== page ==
27 Apr Paid To Not Farm
And other great government “solutions” to problems. 😒
✔️Always look for the money trail. The French say, “Cherchez la femme.” Well I say, “Chercher l’argent.”
✔️Looking at the AAA and how it helped industrial agriculture tells you a lot about how the system actually works.
✔️Replace the traditional family farm with giant behemoths and put industrial corn in everything. Cheap, quick food = most people are now overweight or obese and on pharmaceuticals. Chercher l’argent!
✔️Is the food system as rigged as the broader economy? 🤔
Links where I can be found: https://causeyconsultingllc.com/2023/01/30/updates-housekeeping/
Need more? Email me: https://causeyconsultingllc.com/contact-causey/
Transcription by Otter.ai. Please forgive any typos!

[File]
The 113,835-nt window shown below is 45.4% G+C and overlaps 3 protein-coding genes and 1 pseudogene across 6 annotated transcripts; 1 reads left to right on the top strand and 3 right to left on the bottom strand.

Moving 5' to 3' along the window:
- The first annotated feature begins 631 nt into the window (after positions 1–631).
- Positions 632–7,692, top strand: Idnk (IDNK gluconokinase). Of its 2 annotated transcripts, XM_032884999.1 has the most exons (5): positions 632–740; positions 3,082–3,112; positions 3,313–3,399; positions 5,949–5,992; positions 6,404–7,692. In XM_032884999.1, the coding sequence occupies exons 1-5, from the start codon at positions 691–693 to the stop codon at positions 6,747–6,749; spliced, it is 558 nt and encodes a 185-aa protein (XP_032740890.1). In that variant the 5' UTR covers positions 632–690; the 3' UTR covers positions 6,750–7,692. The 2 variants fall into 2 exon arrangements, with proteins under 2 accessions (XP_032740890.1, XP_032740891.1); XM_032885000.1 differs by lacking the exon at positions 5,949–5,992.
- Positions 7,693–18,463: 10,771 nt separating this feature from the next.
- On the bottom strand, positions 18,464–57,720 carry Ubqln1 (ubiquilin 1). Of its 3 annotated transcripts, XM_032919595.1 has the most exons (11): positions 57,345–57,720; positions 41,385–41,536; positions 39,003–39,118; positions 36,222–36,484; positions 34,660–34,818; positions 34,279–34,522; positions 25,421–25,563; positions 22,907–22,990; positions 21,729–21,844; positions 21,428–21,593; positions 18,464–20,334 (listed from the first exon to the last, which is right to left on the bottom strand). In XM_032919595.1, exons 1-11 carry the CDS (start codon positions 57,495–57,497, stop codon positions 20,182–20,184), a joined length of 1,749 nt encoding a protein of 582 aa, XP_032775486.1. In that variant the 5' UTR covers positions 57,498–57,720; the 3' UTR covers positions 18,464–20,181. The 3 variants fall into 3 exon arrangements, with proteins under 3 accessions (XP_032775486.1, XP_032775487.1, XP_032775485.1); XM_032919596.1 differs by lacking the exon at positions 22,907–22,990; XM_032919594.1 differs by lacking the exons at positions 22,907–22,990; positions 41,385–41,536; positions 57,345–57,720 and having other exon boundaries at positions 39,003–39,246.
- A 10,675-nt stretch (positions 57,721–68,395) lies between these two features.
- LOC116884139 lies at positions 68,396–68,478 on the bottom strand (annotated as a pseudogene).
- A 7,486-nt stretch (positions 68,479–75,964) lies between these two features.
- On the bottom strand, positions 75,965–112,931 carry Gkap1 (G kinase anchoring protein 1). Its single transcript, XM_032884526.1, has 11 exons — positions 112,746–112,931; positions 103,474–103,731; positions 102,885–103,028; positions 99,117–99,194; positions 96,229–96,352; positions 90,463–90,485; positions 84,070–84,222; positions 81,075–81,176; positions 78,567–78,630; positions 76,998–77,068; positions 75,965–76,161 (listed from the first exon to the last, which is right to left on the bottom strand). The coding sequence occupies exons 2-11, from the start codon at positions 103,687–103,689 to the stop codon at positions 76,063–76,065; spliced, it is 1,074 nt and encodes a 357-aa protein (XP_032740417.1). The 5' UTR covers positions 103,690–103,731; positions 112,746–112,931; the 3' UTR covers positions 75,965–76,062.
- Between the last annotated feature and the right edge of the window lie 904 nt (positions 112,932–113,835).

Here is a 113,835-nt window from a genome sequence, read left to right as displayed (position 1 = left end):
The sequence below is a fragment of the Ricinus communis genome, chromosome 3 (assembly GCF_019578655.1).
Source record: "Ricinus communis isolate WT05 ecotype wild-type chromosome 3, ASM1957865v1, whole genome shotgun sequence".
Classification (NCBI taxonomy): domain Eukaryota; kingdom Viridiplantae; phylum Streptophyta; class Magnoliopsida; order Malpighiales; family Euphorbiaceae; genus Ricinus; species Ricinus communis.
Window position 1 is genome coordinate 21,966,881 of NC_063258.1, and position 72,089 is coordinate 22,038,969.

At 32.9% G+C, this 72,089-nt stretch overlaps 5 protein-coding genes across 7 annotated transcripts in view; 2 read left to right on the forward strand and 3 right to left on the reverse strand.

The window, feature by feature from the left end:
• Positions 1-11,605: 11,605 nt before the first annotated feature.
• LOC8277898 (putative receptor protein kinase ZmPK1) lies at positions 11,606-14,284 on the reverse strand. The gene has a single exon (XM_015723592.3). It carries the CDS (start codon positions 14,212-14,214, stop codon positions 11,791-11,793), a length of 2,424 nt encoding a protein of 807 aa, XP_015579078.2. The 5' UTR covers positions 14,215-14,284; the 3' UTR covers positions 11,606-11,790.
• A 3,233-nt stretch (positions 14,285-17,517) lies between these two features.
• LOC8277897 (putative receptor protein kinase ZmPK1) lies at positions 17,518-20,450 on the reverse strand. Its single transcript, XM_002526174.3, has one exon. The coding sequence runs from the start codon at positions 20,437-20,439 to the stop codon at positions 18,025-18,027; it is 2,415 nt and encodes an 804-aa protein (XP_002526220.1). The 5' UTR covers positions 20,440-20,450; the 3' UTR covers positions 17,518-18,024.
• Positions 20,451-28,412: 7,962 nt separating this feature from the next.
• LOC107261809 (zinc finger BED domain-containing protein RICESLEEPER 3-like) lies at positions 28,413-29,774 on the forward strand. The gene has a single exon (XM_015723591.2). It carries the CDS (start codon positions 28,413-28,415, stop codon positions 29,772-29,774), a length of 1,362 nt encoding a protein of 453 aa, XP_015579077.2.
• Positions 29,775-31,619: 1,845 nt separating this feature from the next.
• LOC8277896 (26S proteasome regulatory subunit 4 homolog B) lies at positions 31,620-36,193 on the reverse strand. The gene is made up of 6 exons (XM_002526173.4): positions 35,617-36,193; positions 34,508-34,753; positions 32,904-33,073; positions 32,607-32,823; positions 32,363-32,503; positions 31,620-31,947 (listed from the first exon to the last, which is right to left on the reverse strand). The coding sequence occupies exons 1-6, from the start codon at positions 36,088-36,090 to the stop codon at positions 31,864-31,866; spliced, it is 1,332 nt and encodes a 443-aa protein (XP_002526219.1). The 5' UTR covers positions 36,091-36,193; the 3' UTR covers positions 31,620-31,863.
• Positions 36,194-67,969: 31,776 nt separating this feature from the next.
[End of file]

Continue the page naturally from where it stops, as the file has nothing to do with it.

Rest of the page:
Welcome to the Causey Consulting Podcast. You can find us online anytime at CauseyConsultingLLC.com. And now, here’s your host, Sara Causey. Hello, Hello, and thanks for tuning in. In today’s episode, I want to talk about that time when the government paid farmers not to farm, as well as what the hell is going on with our food supply? What’s going on with public health? And why these things are important? Should it be a statement of the obvious yet, as I’ve said before, it seems that some people would rather watch mindless videos on tick tock and go into the world of celebrity and royal gossip. Rather than thinking about everyday important decisions that impact their lives. I debated about how to start this episode, what to say, what felt like it was maybe walking in the danger zone. I’ve noticed a trend in recent times within the emergency preparedness community. And I want to be very clear in saying that I’m not calling anybody out, I’m not talking about any one particular person, or any one particular set of circumstances. And I’m not trying to be judgmental towards anybody. I’m trying to report this as a statement of fact, and then turn it around like the old fashioned Rubik’s Cube, let’s look at this from some different angles and think about why it’s happening. But noticed people within the emergency preparedness community falling ill, and reporting health problems. And when I say health problems, I’m talking about standard American western world diseases. And as I’ve heard this news repeatedly, from various people in different parts of the country with different situations, the light bulb that has always gone off above my head, and this is just my opinion, I could be wrong. As I always say, I’m not a doctor or a nurse, I don’t give you advice of any kind. The light bulb that goes off over my head is, okay, standard American western world disease, probably caused by standard American western world diet. I think about the number of times that I have seen people whether it’s true emergency preppers people that want to have that two to three weeks of food put back on the shelf, just in case they get snowed in, just in case the grid went down just in case we had another two weeks to flatten the curve at some point. Or we’re talking about flat out hoarders, people who really are not part of the preparedness community, per se. They’ll hoard anything, junk, garbage, et cetera. They have the tendency to stockpile what I would call junk food, because that’s what’s cheap and readily available. And I think about the times that I’ve seen people posting photos or making videos on social media, and saying, look at what we got today, hey, we had a grocery haul, hey, we had a Walmart stock up. And here are all the things that we got we clipped coupons. And let’s go ahead and put extreme couponers into this category as well. We clipped coupons. We hit an awesome sale, we got all of this stuff. And then they show you a picture of what they bought. And it’s like, Man, that is not good for you at all. And as I’ve said before, and we’ll say again, I understand what that situation is like I have lived it. Please believe me. I talked on the air not that long ago about the time when I was waiting to get paid and the only thing left in the house was off brand Lucky Charms like magic leprechaun man cereal, and some skim milk. So I had that for Thursday night’s dinner. And then I got up and had that for Friday morning’s breakfast because that was the option. I understand. When you are working poor when you’re scraping by paycheck to paycheck. You’re not going and getting flog raw. And it always hits my ear funny. Whenever you hear some stuck up prat saying, Oh, I would never eat spam. I would never eat cornflakes. I would never I would never I’ve never. And what that tells me Is that person has never been hungry. That person has never been struggling. They’ve never they’ve never known the struggle. Because if you’ve had some struggle meals, you know, damn, well what I’m talking about, yeah, you’re gonna eat Bologna, you’re gonna eat spam, you’re gonna eat cornflakes, you’re gonna eat magic leprechaun man off brand cereal, because that’s what you’ve got. That’s what you can afford. And that’s what you’ve got. period, you will eat the spam, you will eat the cereal, you will eat whatever the ramen noodles, the hotdogs, the Bologna, the PB and J sandwiches if that is the option, because that’s what you can afford. If you’re hungry enough you’re going to eat. I want to also be clear in saying that those items are not health food items. And I think we all know that. I think we’re aware that going and getting fast food or eating like a sugary kid cereal is probably not the greatest choice in the world. And so when I see whatever preppers order is extreme couponers hoarding these western world sugar and salt laden foods. And then saying, Well, I just got diagnosed with and then insert a standard western world disease here. It’s just frankly not a surprise. And I have to wonder out loud, how much of a service or a disservice are we doing? If the items that we are stockpiling are ticking time bombs if you’re eating because that’s supposedly the theory anyway, behind some degree of prepping or extreme couponing, you’re going to rotate your pantry so that you’re not stockpiling things that you’re not going to eat. So presumably, if someone goes and gets a boatload of Top Ramen, or they go and get a truckload of Spaghettios and Chef Boyardee, presumably they’re eating that. And then look at what happens. I don’t know the full story, obviously. And as I say, it’s just my opinion. And I could be wrong. I’m not a medical professional. Just sort of sitting here connecting the dots and thinking like, Well, I mean, if that’s the stuff that you’re eating on a regular basis, like is it completely a surprise that this is happening? But yet, here we go a catch 22 of what can you afford? Especially in inflation? 2008 2009 was bad enough. I’ve talked about that. Plenty of times. If you had a job you held on to it, you lick to the corporate boots, because you did not want to get turned out with the unemployed masses. And it was just taking everything. Gas was expensive. You were always in peril. Poverty was everywhere. The food banks were running out of food. I mean, if you had to eat magic leprechaun man, and that was it. That’s all you’re gonna have for dinner. That was it. That was reality. So here’s the paradox, right? Here’s the food that’s available that you can afford. It’s unhealthy as hell, but you’re gonna have to choose between eating unhealthy crap or starving. So what’s it going to be? Well, of course, you’re gonna make the unhealthy choice because you’re, you’re hungry. At some point, those biological instincts kick in, which is my point about the stuck up brats who act like oh, I would just never eat that. Yeah, you would. If you were hungry enough, you damn sure would. Not saying it’s the healthiest choice that’s out there, but it beats the hell out of starving. I know that. I want to read a passage before I move on to talk about the bigger picture here and how the strings are potentially being pulled. I want to read a passage from Gary Taubes book why we get fat and what to do about it. It was let’s see the edition that I have came from the good old library. Shout out to checking out the books in the time of inflation. Sometimes that is quite necessary. I have a hardback first edition from 2011. So if we go to page 22 of this hardback version we find so why were they fat years of starvation are supposed to take weight off, not put it on or leave it on as the case may be. And if the government rations were simply excessive making the famines a thing of the past, then why would the Pima get fat on the abundant rations and not on the abundant food they’d had prior to the famines? Perhaps the answer lies in the type of food being consumed a question of quality rather than quantity. This is what Russell was suggesting when he wrote that certain articles of their food appear to be markedly flesh producing. hrdlicka also thought that the Pima should Be thin considering the precarious state of their existence. And so he said the role played by food in the production of obesity among the Indians is apparently indirect all button to say obviously, this is some insensitive language we would say Native American or indigenous people now. This left him leaning toward physical inactivity as the cause or at least relative physical inactivity. In other words, the Pima might have been more active than we are today considering the rigors of pre industrial agriculture, but they were sedentary in comparison with what they used to be. This is what heard you heard liszka I’m trying. I actually can’t understand some Croatian, but sometimes when it’s when I’m reading something in Latin that I would rather read in Cyrillic, it’s a challenge hrdlicka called the change from their past active life to the present state, have not a little indolence. But then he couldn’t explain why the women were typically the fat ones. Even though these women did virtually all the hard labor in the villages harvesting the crops, grinding the grain even carrying the heavy burdens when the pack animals were unavailable. hrdlicka was also troubled by another local tribe, the Pueblo, who had been of sedentary habits since ancient times, but weren’t fat. So maybe the culprit was the type of food the Pima were already eating everything that enters into the dietary of the white man. As her herd Lich cus says, this might have been the key. The Pima diet in 1900 had characteristics very similar to the diets many of us are eating a century later, but not in quantity and quality. As it turns out, half a dozen trading posts had opened on the Pima reservation in 1850. From these as the anthropologist Henry Dobbins had noted, the Pima bought sugar, coffee and canned goods to replace traditional foodstuffs last ever since whites had settled in their territory. Moreover, the great bulk of the government rations distributed to the reservations was white flour, as well as a significant amount of sugar, at least significant for the Pima of a century ago. These were quite likely the critical factors. I’m going to scroll down, scroll down, look down a little bit. If the Pima were the sole example of a population that was both very poor and beset by obesity, we could write them off as an exception to the rule. The single eyewitness whose testimony disagrees with copious others, but there were, as I said numerous such populations, numerous witnesses to the presence of high levels of obesity and extremely poor populations. The Pima were the flag bearers and a parade of witnesses whose testimony never gets heard, and who demonstrate that it’s possible to become fat when you’re poor, hardworking and even underfed. Let’s examine what they have to say and then we’ll move on. Now I’m going to turn the page a little bit because hrdlicka describes the Sioux of South Dakota on the crow Creek reservation, living in shacks unfit for occupancy, often four to eight members per room. Many had no plumbing and no running water. 40% of the children lived in homes without any kind of toilets 15 families with 32 children among them, we lived chiefly on bread and coffee. This was poverty almost beyond our imagination today. Yet their obesity rates were not much different from what we have today in the midst of our epidemic 40% of the adult women on the reservation, more than a quarter of the men and 10% of the children according to the University of Chicago report would be termed distinctly fat. It could be argued that maybe their reservation life of what heard Lich Cook had called not a little indolence was causing their obesity. But the researchers noted then another pertinent fact about the SU 1/5 of the adult children, and a quarter of the men and a quarter of the children were extremely thin. The diets on the reservation, much of which once again came from government rations were deficient in calories, as well as protein and essential vitamins and minerals. The impact of these dietary deficiencies was hard to miss. Although no counts were taken. Even a casual observer could not fail to note the great prevalence of decayed teeth of bowlegs of sore eyes and blindness among these families. This combination of obesity and malnutrition or undernutrition, existing in the same populations is something that authorities talk talk about today, as though it were a new phenomenon but it’s not. And then he goes on to list further examples. 1951 Naples, Italy 1954 The Pima 1959 Charleston, South Carolina 1960 South Africa 1961 the South Pacific and the early 1960s. The West Indies also Chile, South Africa, Ghana, Nigeria, etc. Where there’s a correlation between people being malnourished their quote over Wait are obese, but they’re not getting proper nutrition. And they’re also living in poverty. I’m sure you can figure out why I’m talking about this. This is the catch 22 that we so often find ourselves in as your ability to purchase and or grow good, nutritious, healthy foods declines. What are you left with? Junk, you’re left with junk. Even if you’re not going through a fast food drive thru, or you’re not ordering pizza every night or drinking a lot of soda pops. These other things on the shelf that have a health halo around them typically aren’t. I heard Gary Taubes on an interview talking about the diabetes aisle. Going down the breakfast, I’ll have all of these different sugary cereals and oatmeals that had been spiked with sugar and granola bars that were spiked with sugar and just seeing like diabetes everywhere. That’s what you’re left with. So unfortunately, some of the people whose goals are noble, and they want to stock their pantry, they want to have things there either to provide for themselves or to maybe give to family members. In case that happens because I think it will, I think as we go further into this economic downturn, it may very well be that aunt and uncle such and so and a cousin you haven’t heard from in years show up or call you on the phone and want to know if you can help them out. And it may be that the best that you can do is hand them half a dozen cans of Spaghettios, or a loaf of bread and a jar of peanut butter that may be the best that you can do financially to help them out and to keep them from starvation. I’m not telling you that any of these choices are right. I’m telling you that in my opinion, in the same way that the broader system itself is rigged. So is the food system. I watched a great documentary, I will drop a link to it. I think it was on real stories. And I believe the documentary itself was made in 2017. And it’s called how corporations are ruining our health. And they go through a variety of topics. They have commentary about the industrial food system itself, where we go from this bucolic image of the family farm, probably something that would have been more in alignment with what my great grandparents and certainly the great great and great great great grandparents would have experienced this bucolic family farm where everything happens on the farm, the meat, the eggs, your butter is homemade your cheese, maybe homemade. Your Vegetables and fruits are coming from there as well how this idea of the family farm gets subverted by the state. Then it segues into food for war production, World War Two in that case, convenience food, everybody’s going into the workforce, people are not staying at home. And back at that time. It was women. Typically it was the man of the house that held the job outside the house. And it was the woman of the house that stayed at home raised the children cooked the food and made food related decisions for the household. Well as women went into the workforce, then it became about convenience. We, hey, we’re working outside the home now too. We don’t want to stand over a stove all day and stress out about food we need things that we can make quickly, easily efficiently. And they also talk about some of the backlash to that people starting restaurants that were focused more on local in season fresh items. The ubiquity now that we see a farmer’s markets, community gardens, teaching kids about like edible school yards or having edible gardens on site at schools. So I feel like there’s sort of a mix of the positive and the negative in that documentary. But it definitely gets you to thinking about how industrialization changed the face of the food system, as well as the interference that we see from the state. So let’s go back in time, because one of the things that they mentioned in this documentary is the triple A or the Agricultural Adjustment Act. Let’s read about what that was. We’ll just go over Wikipedia. The Triple A was a United States federal law of the New Deal era designed to boost agricultural prices by reducing surpluses. The government bought livestock for slaughter and paid farmers subsidies not to plant on part of their land. The money for these subsidies was generated through an exclusive tax on companies which processed foreign products. The Act created a new agency, the Agricultural Adjustment administration also called triple A, an agency of the US Department of Agriculture to oversee the distribution of the subsidies. The agriculture marketing Act, which established the federal farm board in 1929, was seen as an important precursor to this act. The triple A, along with other New Deal programs represented the federal government’s first substantial effort to address economic welfare in the United States. When President Franklin D. Roosevelt took office in March 1933, the US was in the midst of the Great Depression, farmers faced the most severe economic situation and lowest agricultural prices since the 1890s, overproduction and a shrinking international market had driven down agricultural prices. Soon after his inauguration Roosevelt called the 100 days Congress into session to address the crumbling economy. From this Congress came the triple A to replace the federal farm board. The Roosevelt administration was tasked with decreasing agricultural surpluses, wheat, cotton field, corn, hogs, rice, tobacco, and milk and its products were designated as basic commodities in the original legislation. subsequent amendments in 34 and 35 expanded the list of basic commodities to include rice, flax, barley, grain sorghum, cattle, peanuts, sugar beets, sugarcane and potatoes. The administration targeted these commodities for the following reasons, changes in the prices of these commodities had a strong effect on the prices of other important commodities. These commodities were already running a surplus at the time, these items were required some amount, these items each required some amount of processing before they could be consumed by humans and quote. So there goes the stuff that doesn’t require processing before it’s consumed by humans being able to just go out and pick something right off the tree or right off the vine and be be able to eat it, maybe rinse it off or dusted off on your shirt first. And other than that, it’s good to go process. They require some kind of processing. That is not a coincidence. And you will find out if you choose to watch that documentary from real stories, you’ll find out more about this idea that paying the farmers not to farm really gave industrial agriculture, big ag, if you will, followed by big food and big beverage, gave them the opportunity to slide right and we get the good old fashioned family farmer out of the way so that we can slide in and take their place because people have to eat they have to eat. So the idea of the family farmer not being able to fulfill that need anymore. Well guess what? Here comes the all razzle dazzle here comes a corporate solution, here comes a government solution, and then everything gets totally effing worse. For one thing, corn starts going in every thing. I think it was the 1970s where we start to see high fructose corn syrup, replacing sugar as like the new big thing. I’ll drop a link to this article from the conversation.com and it’s titled industrial corn farming is ruining our health and polluting our watersheds. last summer’s Lake Erie toxic algae outbreak shut down the water supply for almost half a million people in Toledo in the surrounding suburbs. Bottled water ran out in stores across the area and residents fled the city in search of clean water and option not available to Lake Erie is diverse and fascinating array of wildlife. The resulting call for action focused on setting toxin standards and reducing discharges of the fertilizer phosphorus, the primary driver of the toxic algae to Lake Erie. This is this is consistent with calls for action. From the Ohio Lake Erie phosphorus taskforce the International Joint Commission the region’s governors and the recently renewed Canada us Great Lakes Water Quality agreement. This is a rational and appropriate response. However, the devil is in the details of how to accomplish it and truly addressing a problem of this scale requires cutting back on industrial corn farming, which means re examining our agricultural food and energy policies and quote, well, you think that’s going to happen? This was published on April 6 of 2015. Do you think that industrial corn farming industrial soybean farming Do you think that’s going to go anywhere? I don’t. Not at all. Here we go history repeating. I’m also going to scoot over to politico.com a program that pays farmers not to farm isn’t saving the planet. In the byline we read a decade’s old program that pays farmers to leave land fallow is being heralded by the Biden administration as a climate solution. But environmentalists don’t see it that way. And this was published on August 29 of 2021. President Joe Biden wants to combat climate change by paying more farmers not to farm but he’s already finding it’s hard to make that work his Ag department is far behind its goal for enrolling new land in one program that has that goal, with participation being the lowest it’s been in more than three decades and quote, yeah, here we go again. So what will that yield? What will be the outcome of that if you’re able to pay farmers not to farm whoever’s left, whoever still hanging on I guess if you’re able to get rid of them, what do you think’s going to happen? Do you think that’s going to abate climate change? No. Do you think that’s really the point behind it? I don’t. When you control the food supply, you really control the world? I mean, think about it. You do. People are not going to starve. This is one of my arguments about our to the idea that people will just sit it out at home making no money, people living paycheck to paycheck and swimming and personal debt. They will sit it out at the house and they will just say Dammit, I’m not going back. I will sit out here and I will starve. I will let my kids starve before I go back to the office. No, they won’t. No, they won’t. There’s an old saying that at any point in time, we’re only nine meals away from anarchy. If that’s true, and you think about whoever’s holding the food supply, it’s a hell of a lot of power. There’s another great video that it’s worth your time to watch on food lies on YouTube titled How the sick care system cons the world for trillions with Callie means part of the peak human podcast. Kelly means has been making the rounds. I first saw him I think on Russell Brand’s channel. He’s a self confessed big food Big Pharma Insider. And he does a great job in this podcast episode of talking about the food system and the beverage system. And then how all of that feeds into Big Pharma. In the show notes, just so you get a highlight reel here, the show notes we find is the growth of the healthcare industry correlated with better outcomes. Humans and domesticated animals are the only creatures struggling with systematic obesity, depression and metabolic dysfunction. The average American today goes through 17 different medical specialists throughout their life. Most forms of cancer aren’t unlucky. They’re very preventable. Food alongside other metabolic habits are causing not just a health epidemic in the US, but economic and political turmoil as well. The American Diabetes Association said that as long as you take your drugs if you’re a type two diabetic, you can eat whatever you want. All been in and say I have seen that play out with family members, I have flat out seen that and wondered where in the hell is that coming from? Like, who would tell a diabetic? Yes, you can eat pies and cakes and cookies, you just take more and more medication to compensate for it. Like who does that? So it was very revealing to me to finally get an answer to that question. Ultra processed food is made up of highly processed grains, sugar and seed oils, all button again and say, Here we go. You pay farmers not to farm you get the little guy the hell out of the way. You get rid of that bucolic beautiful image of the family farm with everything being healthy and nutritious. And you start industrial AG, you start big ag, you start planting the hell out of soybeans and corn, and you put them in freaking everything along with a crapload of sugar and salt, get the food as addictive as possible. And then also make it cheap, subsidize it and make it cheap. But see, it’s not cheap. Think about the stores. I’m not going to name any names. But we all know who I’m talking about. Think about the stores that have low prices. But then you find out that they also tell their employees to file for food stamps and welfare benefits, which we’re paying for. So then the low price really isn’t so low. What’s the same thing with food? What you’re not paying up front, when you buy that item and then put it in your body, you pay for it later. Just part of what I’m seeing play out. Unfortunately, in the preparedness community, hearing more and more people come forward and say I have this disease. I have that condition. I’m dealing with this problem. And now I need meds every day. I mean, it’s scary. It’s just not surprising. Especially when you connect all of these dots as Kelly means does very well. In this episode. The USDA recommends up to 10% of our diet to be added sugar nudging us into funding our destruction. Is there any way right now without waiting for policy change to use our current health benefits to buy root cause habits? Again, I will drop a link to this it’s very much worth watching as is the real story documentary. Sad but not surprising. Even in the wake of pollution, ruining our health polluting the watersheds, having this toxic algae outbreak to the point where the water is not safe people have Leave to find other places to go for drinking water and water to Bay then nobody cares about that. No, it’s all about what’s good for these huge behemoths. Get rid of the traditional family farm put the giant behemoths and the industrial corn in charge. They’re the ones that need to be driving the steering wheel driving the car. cheap, quick, cheap, easily accessible everywhere. Ignore the fact that most people are now either overweight or obese and on pharmaceuticals. In that situation, you have to follow the money trail, and you have to ask yourself who is benefiting from this? We know that the hyper elites have a history of in gorging themselves stealing money from other people. Think about what Gordon Gekko said, Money is not lost or made. It’s simply transferred from one perception to another. Well, they do a hell of a lot of transferring from your perception to their perception. And we saw this statistics even from Oxfam. They presented that information at the freaking WEF, to the hyper elites. Kind of insanity is that. Look at how rich all of you bastards got during the pandemic. To the root of the rich bastards, it’s it’s crazy. The onus is on you. I talked in last week’s podcast episode about hacking yourself not in doing anything crazy, dangerous. Cult like listening to gurus, fad diets, anything like that. But knowing thyself is binge eating Spaghettios or ramen noodles The best way to survive an economic downturn? I don’t know. The only way to answer that question for yourself is to look at your budget and make that decision because every single person listening is going to have a different budget and a different set of health concerns. I did what I had to do through the Great Recession. That’s for damn sure. Microwave burritos, Hot Pockets, generic cereal, skim milk, because it was always cheaper. There’s basically no taste to it. It’s almost better to put water on there than that crap. But I did what I had to do. Peanut butter, I ate plenty of that. Oatmeal. I remember eating like the instant oatmeal that you can get on the cheap. I think it’s still fairly cheap in the stores, relatively speaking. whatever I could find that I could afford, whatever was on sale. And no, I didn’t fall over dead. I didn’t. I made I made it through. That’s why I’m telling you you have to look at your own budget and your own health concerns. Everybody is going to have a different set of responsibilities and priorities. I will say that knowing that information in advance and being able to plan ahead, will the climate screw us again this year, I don’t know I haven’t even planted a single plant yet. Because I am waiting for some weather to pass. We’re about to get flood rains. So the last thing that I want to do is go out and plant a bunch of seeds that will get washed out by the rain. And then I want to see are we going to go back into another immediate hot as hell drought. What’s what’s about to happen? I don’t want to waste plants and seeds. Can you grow garden? Are you able to can or freeze or preserve things that are coming from your own property? Are you able to buy seeds from someplace reputable where they’re using heirloom plants? Non GMO, you feel like there’s some level of trust in what you’re planting and then what you’re ingesting. Maybe not, maybe not. I planted I had every intention, I got a pressure canner I was ready to go. And I can like three jars of summer squash? Well, if we had to survive on that we would be screwed. So I’m not telling you not to go to the store and buy anything not to prep. I think as a bare minimum, it’s a smart idea to have that two to three weeks of emergency food just in case. Because we live in an uncertain times. We don’t know what’s about to happen from one freaking day to the next. We don’t know am I telling you to go buy as much junk food as possible? Is that a license to buy? Super processed junk food loaded with sugar? That’s a decision that you have to make for yourself. It’s almost like going into a video game or a simulation like how can I go and find canned goods that are as healthy as possible? Where I’m going to feel good about ingesting this later. I’m going to feel like it’s even if it’s not the healthiest choice in the world, it’s at least not completely diabolic hole. Unfortunately, I think when you shove out the family farmer, and you bring in corporate America with its great corporate ideas and its relentless pursuit of profits above everything else it’s the consumer who loses. It’s just like my analogy of the low prices except haha they’re not because they’re relying on taxpayer subsidies. cheap food at the end of the day is really actually not cheap. Stay safe, stay sane. Please stay healthy. And I will see you in the next episode. Thanks for tuning in. If you enjoyed this episode, please take a quick second to subscribe to this podcast and share it with your friends. We’ll see you next time.